Wednesday, October 7, 2015

Waiting on Wednesday (158)

Waiting on Wednesday is a weekly meme hosted by Breaking the Spine that allows bloggers to share which books we are most anticipating.
This week I am waiting on The Last Star by Rick Yancey (05/17/16):

Description on Goodreads:
We’re here, then we’re gone, and that was true before they came. That’s always been true. The Others didn’t invent death; they just perfected it. Gave death a face to put back in our face, because they knew that was the only way to crush us. It won’t end on any continent or ocean, no mountain or plain, jungle or desert. It will end where it began, where it had been from the beginning, on the battlefield of the last beating human heart.

Master storyteller Rick Yancey invokes triumph, loss, and unrelenting action as the fate of the planet is decided in the conclusion to this epic series.
Why I’m Waiting:
I just loved the first two books! I cannot wait to see what will happen in this last installment. What more can happen? Who will survive? I’m so excited for all of it. It’s not he most unique cover, but I don’t care. I want this book now. Yesterday.
What are you waiting on this week?

Sunday, October 4, 2015

Beastly Bones by Wiliam Ritter

Summary (from Goodreads):
“I’ve found very little about private detective R. F. Jackaby to be standard in the time I’ve known him. Working as his assistant tends to call for a somewhat flexible relationship with reality.”

In 1892, New Fiddleham, New England, things are never quite what they seem, especially when Abigail Rook and her eccentric employer R. F. Jackaby are called upon to investigate the supernatural.

First, a vicious species of shape-shifters disguise themselves as a litter of kittens, and a day later, their owner is found murdered with a single mysterious puncture wound. Then in nearby Gad’s Valley, now home to the exiled New Fiddleham police detective Charlie Cane, dinosaur bones from a recent dig mysteriously go missing, and an unidentifiable beast starts attacking animals and people, leaving their mangled bodies behind. Charlie calls on Abigail for help, and soon Abigail and Jackaby are on the hunt for a thief, a monster, and a murderer.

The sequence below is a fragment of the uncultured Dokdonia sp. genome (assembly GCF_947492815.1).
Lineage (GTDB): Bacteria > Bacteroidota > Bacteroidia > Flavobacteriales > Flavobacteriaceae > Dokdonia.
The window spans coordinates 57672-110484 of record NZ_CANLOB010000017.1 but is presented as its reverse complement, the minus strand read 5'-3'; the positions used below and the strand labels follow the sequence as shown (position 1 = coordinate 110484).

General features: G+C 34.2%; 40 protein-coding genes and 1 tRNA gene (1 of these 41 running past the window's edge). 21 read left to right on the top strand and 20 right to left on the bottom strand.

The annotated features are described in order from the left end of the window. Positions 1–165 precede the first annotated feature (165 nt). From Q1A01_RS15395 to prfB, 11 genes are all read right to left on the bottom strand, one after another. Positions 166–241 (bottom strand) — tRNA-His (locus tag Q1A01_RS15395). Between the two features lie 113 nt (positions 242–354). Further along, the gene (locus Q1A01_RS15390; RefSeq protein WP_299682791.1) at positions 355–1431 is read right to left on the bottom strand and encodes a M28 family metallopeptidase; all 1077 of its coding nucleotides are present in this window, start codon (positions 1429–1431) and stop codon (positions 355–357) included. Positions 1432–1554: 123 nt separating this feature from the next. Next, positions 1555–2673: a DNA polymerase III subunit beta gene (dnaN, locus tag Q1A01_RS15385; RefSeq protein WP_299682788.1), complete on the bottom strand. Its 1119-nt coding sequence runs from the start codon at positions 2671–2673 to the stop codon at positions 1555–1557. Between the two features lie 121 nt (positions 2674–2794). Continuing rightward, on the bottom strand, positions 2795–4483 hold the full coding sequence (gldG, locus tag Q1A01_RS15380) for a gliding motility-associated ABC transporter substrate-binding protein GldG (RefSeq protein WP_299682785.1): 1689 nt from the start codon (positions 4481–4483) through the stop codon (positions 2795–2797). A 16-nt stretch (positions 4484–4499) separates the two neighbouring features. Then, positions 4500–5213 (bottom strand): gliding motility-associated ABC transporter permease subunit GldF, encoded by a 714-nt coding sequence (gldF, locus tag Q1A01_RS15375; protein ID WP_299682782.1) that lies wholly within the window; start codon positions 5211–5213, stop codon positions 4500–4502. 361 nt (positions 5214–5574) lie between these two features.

Reading this book was like eating a particularly good chocolate truffle. So wonderfully smooth, and rich, and sweet. My only problem is I want a whole box of chocolates now. And I have a feeling I will have a long wait for the next installment. And I do hope for many installments.
I’m so glad I listened to people and read Jackaby (book 1 of this series). In some ways this sequel was less intense than book 1. It’s mostly accepted (by any of the characters who matter) that the supernatural is real. So, in some regard, the stakes aren’t as high. Jackaby and Ms. Rook know the right people will believe them. They are even approached by the notorious non-believer from book 1 to work on the new case.
However, the mystery feels a lot more dangerous than the previous one. The new case involves stolen dinosaur bones from a dinosaur dig! The bodies and the destroyed livestock create a very dark atmosphere. Oh, and there’s all kinds of strange mythological creatures to learn about and see. There’s battling scientists, kindly farmers, supernatural hunters, and more dead bodies. There’s a lot of new characters. There’s the return of my favorite characters from book 1 (aka: Jenny, the ghost and Charlie, the police detective). Also, there is just so much fun, sassy, dialog between Jackaby and Ms. Rook.
Jackaby is the supernatural version of Sherlock and Ms. Rook is just as good, if not better than the standard Watson. The mystery, the creatures, and the setting make for a fun story. And the amazing characters and excellent, snarky writing style make this just an excellent book, period.